Epigenetics is an aspect of genetics which doesn’t always get as much attention as the study of DNA sequences. However, the function of DNA is impacted by the chemical modifications and structural changes that occur around DNA molecules. The study of that functional control is referred to as epigenetics. One example of this functional influence is X-chromosome inactivation (XCI). Here, we discuss the mechanisms and importance of XCI.
Most male mammals possess one X chromosome and females two, one from each parent. This creates a gene dosage dilemma. Having two active X chromosomes in females could lead to an imbalance in gene expression because they have two copies of every gene. The biological solution for this challenge is XCI. This epigenetic process randomly silences one of the two X chromosomes in each cell of a female’s body, effectively equalizing the gene expression between males and females. This process occurs early in embryonic development and is maintained throughout an individual’s life.
XCI is orchestrated primarily by a gene called Xist (X-inactive specific transcript) which encodes a long non-coding RNA (lncRNA) molecule. Xist RNA plays a pivotal role in silencing one of the X chromosomes by physically coating it. Early in a mammal organism’s embryonic development, while both X chromosomes are still active, each cell produces a small amount of a blocking factor molecule that blocks transcription of the Xist gene. However, this factor is manufactured in a very small amount, only sufficient to block the Xist gene on a single X chromosome. That X chromosome will remain active, while the Xist lncRNA begins the coating process on the other X chromosome, initiating a cascade of epigenetic events. These events include a series of histone methylation steps, eventually resulting in compaction of the inactivated X chromosome.
XCI is a random process; which X chromosome is inactivated is not predetermined and varies from one cell to the next. However, once an X chromosome is inactivated in a particular cell, it remains inactive and is passed on to all daughter cells. One visually striking example of the process is observed in the fur color pattern of calico cats. Calico cats are always female and their pair of X chromosomes bear genes which play a role in fur coloration. If the cat has one X chromosome which encodes the gene for orange fur and another X chromosome encoding black fur, then only one of those genes will continue to be expressed following the inactivation of one X chromosome. Since the process for selecting which of the two will be inactivated is random, the eventual distribution of color on the cat’s fur will also be random.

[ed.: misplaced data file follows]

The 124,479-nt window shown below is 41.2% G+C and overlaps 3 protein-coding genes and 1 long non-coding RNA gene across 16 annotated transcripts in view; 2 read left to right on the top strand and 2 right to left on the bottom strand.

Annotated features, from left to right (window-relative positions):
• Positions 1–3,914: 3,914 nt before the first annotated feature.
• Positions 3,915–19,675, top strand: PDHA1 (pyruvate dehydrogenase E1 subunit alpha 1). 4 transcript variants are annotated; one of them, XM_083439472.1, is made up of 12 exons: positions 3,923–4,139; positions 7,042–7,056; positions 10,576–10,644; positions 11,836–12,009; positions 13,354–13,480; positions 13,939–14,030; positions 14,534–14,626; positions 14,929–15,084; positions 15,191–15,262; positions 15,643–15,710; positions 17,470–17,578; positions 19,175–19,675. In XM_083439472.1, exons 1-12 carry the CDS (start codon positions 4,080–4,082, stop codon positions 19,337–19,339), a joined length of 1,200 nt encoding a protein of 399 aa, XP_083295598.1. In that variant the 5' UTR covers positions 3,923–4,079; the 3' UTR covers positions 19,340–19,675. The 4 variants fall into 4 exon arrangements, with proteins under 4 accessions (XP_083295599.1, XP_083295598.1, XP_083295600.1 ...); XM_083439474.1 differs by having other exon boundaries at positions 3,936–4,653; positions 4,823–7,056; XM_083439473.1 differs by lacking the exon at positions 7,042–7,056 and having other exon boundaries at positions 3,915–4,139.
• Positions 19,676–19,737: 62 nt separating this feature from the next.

X-chromosome inactivation demonstrates the importance of epigenetics. Each of the two X chromosomes involved remains undamaged in terms of its DNA sequence, yet it has largely been deleted from the cell in a functional sense. In most cells, this effect is passed from the parent cell in which the inactivation first occurred, to all its daughter cells. This showcases the heritable nature of epigenetic changes, highlighting their significance in genetics and biology. As research in epigenetics continues to evolve, it is likely that we will discover even more intricate ways in which these epigenetic mechanisms influence our genes and, consequently, our lives.